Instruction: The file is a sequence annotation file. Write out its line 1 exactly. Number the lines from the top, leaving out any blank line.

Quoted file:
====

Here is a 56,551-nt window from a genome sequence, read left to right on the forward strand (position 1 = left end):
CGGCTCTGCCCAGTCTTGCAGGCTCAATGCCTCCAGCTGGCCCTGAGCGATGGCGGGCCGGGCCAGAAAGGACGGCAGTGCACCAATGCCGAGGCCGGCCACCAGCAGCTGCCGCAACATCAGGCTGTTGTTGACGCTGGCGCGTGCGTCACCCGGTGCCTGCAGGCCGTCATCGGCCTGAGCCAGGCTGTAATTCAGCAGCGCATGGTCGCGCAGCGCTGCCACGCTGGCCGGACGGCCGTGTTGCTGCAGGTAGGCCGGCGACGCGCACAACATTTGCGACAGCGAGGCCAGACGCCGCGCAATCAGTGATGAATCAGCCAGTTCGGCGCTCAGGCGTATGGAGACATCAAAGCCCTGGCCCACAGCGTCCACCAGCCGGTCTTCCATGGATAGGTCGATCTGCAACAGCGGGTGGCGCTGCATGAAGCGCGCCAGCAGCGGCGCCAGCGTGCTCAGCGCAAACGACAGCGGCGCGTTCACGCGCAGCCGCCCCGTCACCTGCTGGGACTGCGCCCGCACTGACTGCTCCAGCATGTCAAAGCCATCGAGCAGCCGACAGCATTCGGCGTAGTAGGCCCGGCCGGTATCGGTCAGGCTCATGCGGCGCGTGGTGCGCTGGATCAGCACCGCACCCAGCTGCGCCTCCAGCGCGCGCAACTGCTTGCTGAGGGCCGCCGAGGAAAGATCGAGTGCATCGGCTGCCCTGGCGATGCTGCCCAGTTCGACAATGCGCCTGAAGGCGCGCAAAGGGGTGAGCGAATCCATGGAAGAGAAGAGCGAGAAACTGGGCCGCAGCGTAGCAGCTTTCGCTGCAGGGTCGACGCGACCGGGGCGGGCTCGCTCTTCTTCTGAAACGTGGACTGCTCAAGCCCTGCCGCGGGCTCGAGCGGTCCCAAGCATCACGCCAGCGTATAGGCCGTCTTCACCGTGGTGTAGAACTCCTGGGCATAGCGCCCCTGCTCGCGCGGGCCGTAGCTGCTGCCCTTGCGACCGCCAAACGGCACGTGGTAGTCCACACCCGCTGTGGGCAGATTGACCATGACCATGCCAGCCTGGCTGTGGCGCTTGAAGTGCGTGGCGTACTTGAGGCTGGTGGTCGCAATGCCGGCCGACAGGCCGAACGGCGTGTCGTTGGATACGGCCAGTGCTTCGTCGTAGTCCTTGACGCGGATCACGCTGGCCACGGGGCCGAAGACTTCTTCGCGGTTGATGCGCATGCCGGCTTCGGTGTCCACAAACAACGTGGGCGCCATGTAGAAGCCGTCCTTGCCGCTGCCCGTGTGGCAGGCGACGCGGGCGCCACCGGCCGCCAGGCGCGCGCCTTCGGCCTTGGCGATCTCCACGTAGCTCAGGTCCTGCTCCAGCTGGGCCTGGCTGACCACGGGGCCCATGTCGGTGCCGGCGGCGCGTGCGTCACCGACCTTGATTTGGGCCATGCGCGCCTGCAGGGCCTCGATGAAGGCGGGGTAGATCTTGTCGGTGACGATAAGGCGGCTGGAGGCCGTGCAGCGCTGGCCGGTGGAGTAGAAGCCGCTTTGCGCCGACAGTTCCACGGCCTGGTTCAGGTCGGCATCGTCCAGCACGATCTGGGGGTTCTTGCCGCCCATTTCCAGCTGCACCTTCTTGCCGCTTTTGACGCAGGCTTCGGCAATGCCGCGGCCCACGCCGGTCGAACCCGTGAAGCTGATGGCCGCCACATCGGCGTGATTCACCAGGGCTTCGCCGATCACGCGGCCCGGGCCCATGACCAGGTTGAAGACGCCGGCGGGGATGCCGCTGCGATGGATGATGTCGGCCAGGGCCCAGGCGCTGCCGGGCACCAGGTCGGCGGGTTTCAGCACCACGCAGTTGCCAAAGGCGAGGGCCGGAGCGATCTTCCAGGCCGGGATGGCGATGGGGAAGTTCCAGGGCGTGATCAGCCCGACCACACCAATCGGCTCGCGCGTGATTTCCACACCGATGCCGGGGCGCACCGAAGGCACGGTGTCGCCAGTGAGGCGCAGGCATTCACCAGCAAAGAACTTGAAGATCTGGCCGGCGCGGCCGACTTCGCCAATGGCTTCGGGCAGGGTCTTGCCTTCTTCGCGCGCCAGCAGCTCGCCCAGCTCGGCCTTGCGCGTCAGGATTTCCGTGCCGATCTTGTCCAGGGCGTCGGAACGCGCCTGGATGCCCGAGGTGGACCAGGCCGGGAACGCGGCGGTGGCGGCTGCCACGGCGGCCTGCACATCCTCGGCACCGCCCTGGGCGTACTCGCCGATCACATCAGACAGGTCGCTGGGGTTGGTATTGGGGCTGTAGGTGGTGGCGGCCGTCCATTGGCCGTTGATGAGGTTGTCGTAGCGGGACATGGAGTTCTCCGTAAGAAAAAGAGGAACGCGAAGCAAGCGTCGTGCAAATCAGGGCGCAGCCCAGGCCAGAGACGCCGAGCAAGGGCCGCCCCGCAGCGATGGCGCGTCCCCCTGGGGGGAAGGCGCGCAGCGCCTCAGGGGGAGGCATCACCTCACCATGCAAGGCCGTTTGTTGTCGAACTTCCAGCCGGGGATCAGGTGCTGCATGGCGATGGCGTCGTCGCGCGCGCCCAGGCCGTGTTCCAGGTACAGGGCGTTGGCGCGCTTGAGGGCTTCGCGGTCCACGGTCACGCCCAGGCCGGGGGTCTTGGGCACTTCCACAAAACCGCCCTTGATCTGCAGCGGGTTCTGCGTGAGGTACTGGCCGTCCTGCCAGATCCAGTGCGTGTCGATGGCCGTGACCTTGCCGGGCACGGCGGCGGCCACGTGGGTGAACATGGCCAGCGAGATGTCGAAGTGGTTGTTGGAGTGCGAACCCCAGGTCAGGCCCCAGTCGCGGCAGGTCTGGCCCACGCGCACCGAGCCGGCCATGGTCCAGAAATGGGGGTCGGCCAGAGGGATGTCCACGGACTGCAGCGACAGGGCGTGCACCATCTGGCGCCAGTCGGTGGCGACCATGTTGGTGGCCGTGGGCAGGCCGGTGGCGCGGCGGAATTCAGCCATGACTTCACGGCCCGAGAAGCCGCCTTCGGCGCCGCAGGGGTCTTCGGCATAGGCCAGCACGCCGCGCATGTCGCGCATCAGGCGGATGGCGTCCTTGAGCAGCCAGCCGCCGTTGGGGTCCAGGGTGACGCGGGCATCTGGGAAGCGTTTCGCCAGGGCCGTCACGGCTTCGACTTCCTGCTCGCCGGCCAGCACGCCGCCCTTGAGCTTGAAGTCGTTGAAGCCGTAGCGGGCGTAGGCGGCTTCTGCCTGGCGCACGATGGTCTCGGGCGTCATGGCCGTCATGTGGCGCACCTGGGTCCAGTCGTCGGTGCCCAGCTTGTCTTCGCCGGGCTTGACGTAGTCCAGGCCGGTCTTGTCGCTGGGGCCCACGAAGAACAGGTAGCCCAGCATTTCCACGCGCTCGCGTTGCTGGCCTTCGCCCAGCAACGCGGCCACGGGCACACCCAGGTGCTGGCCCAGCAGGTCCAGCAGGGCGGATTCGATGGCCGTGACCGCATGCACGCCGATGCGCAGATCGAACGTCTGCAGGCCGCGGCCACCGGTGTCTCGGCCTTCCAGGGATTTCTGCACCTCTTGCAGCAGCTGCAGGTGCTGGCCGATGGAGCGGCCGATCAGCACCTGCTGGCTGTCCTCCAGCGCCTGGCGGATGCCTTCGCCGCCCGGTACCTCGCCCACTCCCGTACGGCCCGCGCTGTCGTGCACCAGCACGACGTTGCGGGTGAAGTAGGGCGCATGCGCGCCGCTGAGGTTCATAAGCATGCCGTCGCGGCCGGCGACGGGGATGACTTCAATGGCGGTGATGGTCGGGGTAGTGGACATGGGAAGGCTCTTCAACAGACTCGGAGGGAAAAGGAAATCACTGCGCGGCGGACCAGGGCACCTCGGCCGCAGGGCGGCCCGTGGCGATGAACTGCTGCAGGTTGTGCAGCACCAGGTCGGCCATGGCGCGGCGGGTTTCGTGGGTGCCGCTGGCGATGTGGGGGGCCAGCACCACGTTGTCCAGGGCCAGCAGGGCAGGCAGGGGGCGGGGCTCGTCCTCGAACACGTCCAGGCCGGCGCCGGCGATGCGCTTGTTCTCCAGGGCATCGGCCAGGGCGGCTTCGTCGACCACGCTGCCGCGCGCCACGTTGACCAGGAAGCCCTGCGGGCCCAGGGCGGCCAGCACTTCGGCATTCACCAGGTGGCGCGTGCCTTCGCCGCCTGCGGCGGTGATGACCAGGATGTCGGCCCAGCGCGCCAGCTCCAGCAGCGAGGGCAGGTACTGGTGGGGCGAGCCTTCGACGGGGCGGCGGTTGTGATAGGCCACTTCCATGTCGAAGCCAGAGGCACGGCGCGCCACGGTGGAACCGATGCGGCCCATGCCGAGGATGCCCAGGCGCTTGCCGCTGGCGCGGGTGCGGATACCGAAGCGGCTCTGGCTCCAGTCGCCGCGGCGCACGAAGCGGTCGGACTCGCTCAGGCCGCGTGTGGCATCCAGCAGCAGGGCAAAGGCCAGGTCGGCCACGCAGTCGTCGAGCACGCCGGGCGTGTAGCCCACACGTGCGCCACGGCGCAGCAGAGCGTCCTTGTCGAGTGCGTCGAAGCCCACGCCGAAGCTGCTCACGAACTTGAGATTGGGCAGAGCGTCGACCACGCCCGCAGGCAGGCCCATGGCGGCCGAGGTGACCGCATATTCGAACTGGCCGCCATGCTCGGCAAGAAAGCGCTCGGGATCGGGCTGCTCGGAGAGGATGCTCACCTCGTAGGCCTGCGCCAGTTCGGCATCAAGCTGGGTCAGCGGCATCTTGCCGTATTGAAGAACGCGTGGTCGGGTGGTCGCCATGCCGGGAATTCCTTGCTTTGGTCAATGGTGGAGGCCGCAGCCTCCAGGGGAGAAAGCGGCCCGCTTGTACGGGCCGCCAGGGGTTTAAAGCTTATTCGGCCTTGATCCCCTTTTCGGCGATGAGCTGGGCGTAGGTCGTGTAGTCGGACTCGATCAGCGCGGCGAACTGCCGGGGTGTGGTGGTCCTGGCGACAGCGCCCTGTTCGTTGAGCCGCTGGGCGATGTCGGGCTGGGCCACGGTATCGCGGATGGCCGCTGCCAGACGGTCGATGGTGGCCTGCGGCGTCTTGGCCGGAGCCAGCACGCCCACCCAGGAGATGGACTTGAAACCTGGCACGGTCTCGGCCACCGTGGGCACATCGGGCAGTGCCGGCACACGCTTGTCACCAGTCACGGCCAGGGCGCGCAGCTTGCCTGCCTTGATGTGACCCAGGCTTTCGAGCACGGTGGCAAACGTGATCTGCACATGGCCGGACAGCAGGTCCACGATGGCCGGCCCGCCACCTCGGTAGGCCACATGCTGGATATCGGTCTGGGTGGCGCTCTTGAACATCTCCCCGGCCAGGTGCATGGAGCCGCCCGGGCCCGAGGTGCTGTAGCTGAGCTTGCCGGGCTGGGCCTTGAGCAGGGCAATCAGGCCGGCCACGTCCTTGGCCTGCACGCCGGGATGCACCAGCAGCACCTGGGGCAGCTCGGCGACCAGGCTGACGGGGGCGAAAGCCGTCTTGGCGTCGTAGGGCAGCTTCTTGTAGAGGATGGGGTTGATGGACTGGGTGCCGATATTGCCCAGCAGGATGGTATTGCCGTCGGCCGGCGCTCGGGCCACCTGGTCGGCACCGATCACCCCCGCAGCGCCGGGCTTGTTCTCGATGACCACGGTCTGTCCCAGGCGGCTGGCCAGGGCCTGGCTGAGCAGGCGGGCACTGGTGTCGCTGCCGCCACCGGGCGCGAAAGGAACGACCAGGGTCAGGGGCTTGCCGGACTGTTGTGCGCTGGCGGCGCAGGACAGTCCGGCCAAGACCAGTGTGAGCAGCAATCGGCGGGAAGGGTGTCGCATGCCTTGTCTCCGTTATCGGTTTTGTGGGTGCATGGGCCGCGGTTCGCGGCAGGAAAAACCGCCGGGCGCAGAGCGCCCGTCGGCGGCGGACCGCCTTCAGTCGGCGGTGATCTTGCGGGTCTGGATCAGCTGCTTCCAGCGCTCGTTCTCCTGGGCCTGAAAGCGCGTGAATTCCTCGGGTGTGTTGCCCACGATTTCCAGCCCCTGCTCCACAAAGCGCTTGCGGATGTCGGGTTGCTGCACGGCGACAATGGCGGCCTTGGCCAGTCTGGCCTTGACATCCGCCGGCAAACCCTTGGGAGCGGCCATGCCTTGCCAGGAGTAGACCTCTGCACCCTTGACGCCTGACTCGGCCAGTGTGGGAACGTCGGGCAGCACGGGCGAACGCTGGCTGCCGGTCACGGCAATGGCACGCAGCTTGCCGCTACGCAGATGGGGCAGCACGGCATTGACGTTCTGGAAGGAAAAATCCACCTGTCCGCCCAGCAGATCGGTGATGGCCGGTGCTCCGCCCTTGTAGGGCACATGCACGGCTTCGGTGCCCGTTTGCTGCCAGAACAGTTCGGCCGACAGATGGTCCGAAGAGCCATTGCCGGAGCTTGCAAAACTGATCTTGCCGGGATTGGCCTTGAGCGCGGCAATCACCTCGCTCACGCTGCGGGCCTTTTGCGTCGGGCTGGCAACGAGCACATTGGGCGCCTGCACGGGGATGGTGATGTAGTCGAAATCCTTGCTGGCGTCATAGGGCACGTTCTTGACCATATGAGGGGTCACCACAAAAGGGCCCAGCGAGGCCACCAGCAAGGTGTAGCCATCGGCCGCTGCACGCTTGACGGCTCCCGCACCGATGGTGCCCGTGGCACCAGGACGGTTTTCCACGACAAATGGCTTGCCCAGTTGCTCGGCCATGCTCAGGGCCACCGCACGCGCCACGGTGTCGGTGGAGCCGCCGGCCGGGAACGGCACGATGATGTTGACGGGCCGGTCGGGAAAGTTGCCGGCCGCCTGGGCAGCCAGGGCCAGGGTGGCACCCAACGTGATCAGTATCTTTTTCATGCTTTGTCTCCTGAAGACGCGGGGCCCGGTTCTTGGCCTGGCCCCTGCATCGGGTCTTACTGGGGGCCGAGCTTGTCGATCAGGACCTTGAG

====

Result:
Here is a 56,551-nt window from a genome sequence, read left to right on the forward strand (position 1 = left end):